DISORDERS OF WOUND HEALING
of wound healing in the burn patient result from ex-cessive abnormal healing or
inadequate new tissue formation. Hypertrophic scarring and keloid formation
result from excessive abnormal healing.
One of the most devastating sequelae of a burn
injury is the for-mation of hypertrophic
scars. Clinicians cannot reliably predict or prevent the formation of
hypertrophic scars. Hypertrophic scars are more common in children, in people
with dark skin, and in areas of stretch or motion. The pathophysiology behind
these scars is not completely understood, but they are characterized by an
overabundant matrix formation, especially collagen.
Hypertrophic scars and wound contractures are more
likely to occur if the initial burn injury extends below the level of the deep
dermis. Healing of such deep wounds results in the replacement of normal
integument with highly metabolically active tissues that lack the normal
architecture of the skin. In the collagen layer beneath the epithelium, many
fibroblasts proliferate gradually. Myofibroblasts, cells that have the ability
to contract, are also present in immature wounds. As the myofibroblasts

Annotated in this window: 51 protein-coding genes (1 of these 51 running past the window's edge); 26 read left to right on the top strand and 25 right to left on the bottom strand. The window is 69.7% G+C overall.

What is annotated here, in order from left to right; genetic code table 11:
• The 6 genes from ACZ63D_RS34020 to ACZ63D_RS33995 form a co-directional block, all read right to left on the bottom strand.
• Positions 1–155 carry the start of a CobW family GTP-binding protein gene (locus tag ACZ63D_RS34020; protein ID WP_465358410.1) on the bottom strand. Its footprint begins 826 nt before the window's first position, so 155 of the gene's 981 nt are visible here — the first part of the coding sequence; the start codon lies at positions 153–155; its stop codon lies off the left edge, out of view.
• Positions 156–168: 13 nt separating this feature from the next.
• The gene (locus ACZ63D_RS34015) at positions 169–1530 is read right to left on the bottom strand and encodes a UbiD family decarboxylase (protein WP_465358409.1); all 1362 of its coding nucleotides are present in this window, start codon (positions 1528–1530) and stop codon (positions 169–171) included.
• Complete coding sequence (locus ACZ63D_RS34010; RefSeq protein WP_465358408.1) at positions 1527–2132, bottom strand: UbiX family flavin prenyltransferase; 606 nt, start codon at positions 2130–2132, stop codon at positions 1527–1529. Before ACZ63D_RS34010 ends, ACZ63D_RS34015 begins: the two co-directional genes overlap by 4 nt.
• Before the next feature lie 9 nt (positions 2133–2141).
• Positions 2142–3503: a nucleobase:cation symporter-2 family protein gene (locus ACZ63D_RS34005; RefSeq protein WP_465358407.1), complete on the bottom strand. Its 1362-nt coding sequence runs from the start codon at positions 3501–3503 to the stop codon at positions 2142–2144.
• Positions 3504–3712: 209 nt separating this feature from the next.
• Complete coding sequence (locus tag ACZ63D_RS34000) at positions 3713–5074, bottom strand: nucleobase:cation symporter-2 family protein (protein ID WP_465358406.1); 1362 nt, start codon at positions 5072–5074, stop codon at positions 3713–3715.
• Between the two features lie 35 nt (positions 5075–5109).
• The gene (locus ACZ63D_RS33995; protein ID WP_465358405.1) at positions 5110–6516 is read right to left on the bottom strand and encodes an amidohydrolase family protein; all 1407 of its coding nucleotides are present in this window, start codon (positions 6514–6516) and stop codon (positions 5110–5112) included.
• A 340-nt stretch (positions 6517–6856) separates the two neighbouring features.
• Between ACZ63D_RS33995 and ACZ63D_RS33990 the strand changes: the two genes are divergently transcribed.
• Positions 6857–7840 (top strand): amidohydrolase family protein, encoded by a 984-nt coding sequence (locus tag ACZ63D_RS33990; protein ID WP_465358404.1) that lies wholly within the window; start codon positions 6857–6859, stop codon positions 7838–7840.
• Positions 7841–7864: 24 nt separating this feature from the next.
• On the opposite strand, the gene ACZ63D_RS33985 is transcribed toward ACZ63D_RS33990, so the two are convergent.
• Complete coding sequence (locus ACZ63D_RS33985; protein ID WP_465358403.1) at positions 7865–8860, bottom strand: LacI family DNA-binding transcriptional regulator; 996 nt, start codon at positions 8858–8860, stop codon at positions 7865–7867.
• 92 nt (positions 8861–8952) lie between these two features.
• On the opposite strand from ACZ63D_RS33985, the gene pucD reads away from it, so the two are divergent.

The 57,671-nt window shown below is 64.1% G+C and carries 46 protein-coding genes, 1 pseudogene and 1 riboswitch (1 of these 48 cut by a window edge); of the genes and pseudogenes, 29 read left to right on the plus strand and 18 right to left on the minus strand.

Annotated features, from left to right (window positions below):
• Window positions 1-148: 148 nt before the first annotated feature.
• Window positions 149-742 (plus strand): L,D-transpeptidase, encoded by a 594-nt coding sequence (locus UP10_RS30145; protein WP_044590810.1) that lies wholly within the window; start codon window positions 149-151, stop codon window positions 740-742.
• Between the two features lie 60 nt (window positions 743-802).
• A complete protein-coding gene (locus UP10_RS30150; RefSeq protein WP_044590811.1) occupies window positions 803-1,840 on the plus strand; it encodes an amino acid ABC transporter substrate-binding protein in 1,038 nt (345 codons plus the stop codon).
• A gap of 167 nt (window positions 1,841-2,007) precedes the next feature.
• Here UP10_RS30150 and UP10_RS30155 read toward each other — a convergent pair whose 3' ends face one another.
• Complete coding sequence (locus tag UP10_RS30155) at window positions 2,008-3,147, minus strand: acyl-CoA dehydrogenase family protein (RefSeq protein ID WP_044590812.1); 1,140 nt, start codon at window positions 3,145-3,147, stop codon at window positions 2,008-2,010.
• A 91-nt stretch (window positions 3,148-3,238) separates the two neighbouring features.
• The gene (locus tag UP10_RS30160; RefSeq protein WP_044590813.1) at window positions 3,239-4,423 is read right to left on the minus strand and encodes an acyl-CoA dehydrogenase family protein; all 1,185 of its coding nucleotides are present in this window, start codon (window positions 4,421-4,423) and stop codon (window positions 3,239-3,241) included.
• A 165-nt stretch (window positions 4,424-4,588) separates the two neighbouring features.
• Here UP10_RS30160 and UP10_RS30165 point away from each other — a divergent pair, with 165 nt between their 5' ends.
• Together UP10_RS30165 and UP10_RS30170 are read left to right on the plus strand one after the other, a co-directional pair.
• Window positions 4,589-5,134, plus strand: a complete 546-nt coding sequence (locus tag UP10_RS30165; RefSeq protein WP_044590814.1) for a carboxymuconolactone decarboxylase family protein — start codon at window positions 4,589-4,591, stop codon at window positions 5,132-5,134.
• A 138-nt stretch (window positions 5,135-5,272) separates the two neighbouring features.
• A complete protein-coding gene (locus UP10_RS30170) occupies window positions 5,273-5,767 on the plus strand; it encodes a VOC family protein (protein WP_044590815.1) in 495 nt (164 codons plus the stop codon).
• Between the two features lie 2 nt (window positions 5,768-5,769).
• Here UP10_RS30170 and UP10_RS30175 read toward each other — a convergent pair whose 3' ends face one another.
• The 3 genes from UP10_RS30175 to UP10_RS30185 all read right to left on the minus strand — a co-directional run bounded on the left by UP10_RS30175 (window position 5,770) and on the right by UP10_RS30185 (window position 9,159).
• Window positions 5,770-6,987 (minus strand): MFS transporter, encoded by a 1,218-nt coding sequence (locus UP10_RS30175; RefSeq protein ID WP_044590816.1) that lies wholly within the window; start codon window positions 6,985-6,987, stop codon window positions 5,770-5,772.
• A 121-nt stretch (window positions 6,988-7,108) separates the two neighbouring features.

contract, the collagen fibers, which normally lie in flat bundles, tend to form
a wavy pattern. Eventually the collagen bundles take on a super-coiled
appearance and collagen nodules develop. The scar be-comes red (because of its
hypervascular nature), raised, and hard.
personnel must be proactive in the prevention and management of scar formation.
Compression measures are in-stituted early in burn wound treatment. Ace wraps
are used ini-tially to help promote adequate circulation, but they can also be
used as the first form of compression. Scar management occurs mainly in the
rehabilitative phase, after the wounds are closed. Hypertrophic scarring may
cause severe contracture across in-volved joints. Therefore, prevention and
management of this type of scarring is essential (see “Prevention of
Hypertrophic Scarring” in the rehabilitation phase discussion). However, these
scars are limited to the area of injury and gradually regress over time.
large, heaped-up mass of scar tissue, a keloid, may develop and extend beyond
the wound surface. Keloids tend to be found in people with darkly pigmented
skin, tend to grow outside of wound margins, and are likely to recur after
of the wound to heal may result from many factors, in-cluding infection and
inadequate nutrition. A serum albumin level of less than 2 g/dL is usually a
factor in impaired healing in the burn patient.
Contractures are another concern as wounds heal.
The burn wound tissue shortens because of the force exerted by the fi-broblasts
and the flexion of muscles in natural wound healing. An opposing force provided
by splints, traction, and purposeful movement and positioning must be used to
counteract defor-mity in burns affecting joints.